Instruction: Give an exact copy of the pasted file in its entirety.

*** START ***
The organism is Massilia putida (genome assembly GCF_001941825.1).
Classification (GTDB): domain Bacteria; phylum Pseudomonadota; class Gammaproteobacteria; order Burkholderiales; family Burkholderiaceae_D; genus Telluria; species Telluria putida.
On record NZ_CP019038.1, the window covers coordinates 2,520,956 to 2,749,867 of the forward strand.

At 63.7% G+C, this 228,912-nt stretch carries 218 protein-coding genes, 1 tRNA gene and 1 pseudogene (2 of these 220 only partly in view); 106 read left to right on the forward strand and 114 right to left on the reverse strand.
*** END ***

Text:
The organism is Massilia putida (genome assembly GCF_001941825.1).
Classification (GTDB): domain Bacteria; phylum Pseudomonadota; class Gammaproteobacteria; order Burkholderiales; family Burkholderiaceae_D; genus Telluria; species Telluria putida.
On record NZ_CP019038.1, the window covers coordinates 2,520,956 to 2,749,867 of the forward strand.

At 63.7% G+C, this 228,912-nt stretch carries 218 protein-coding genes, 1 tRNA gene and 1 pseudogene (2 of these 220 only partly in view); 106 read left to right on the forward strand and 114 right to left on the reverse strand.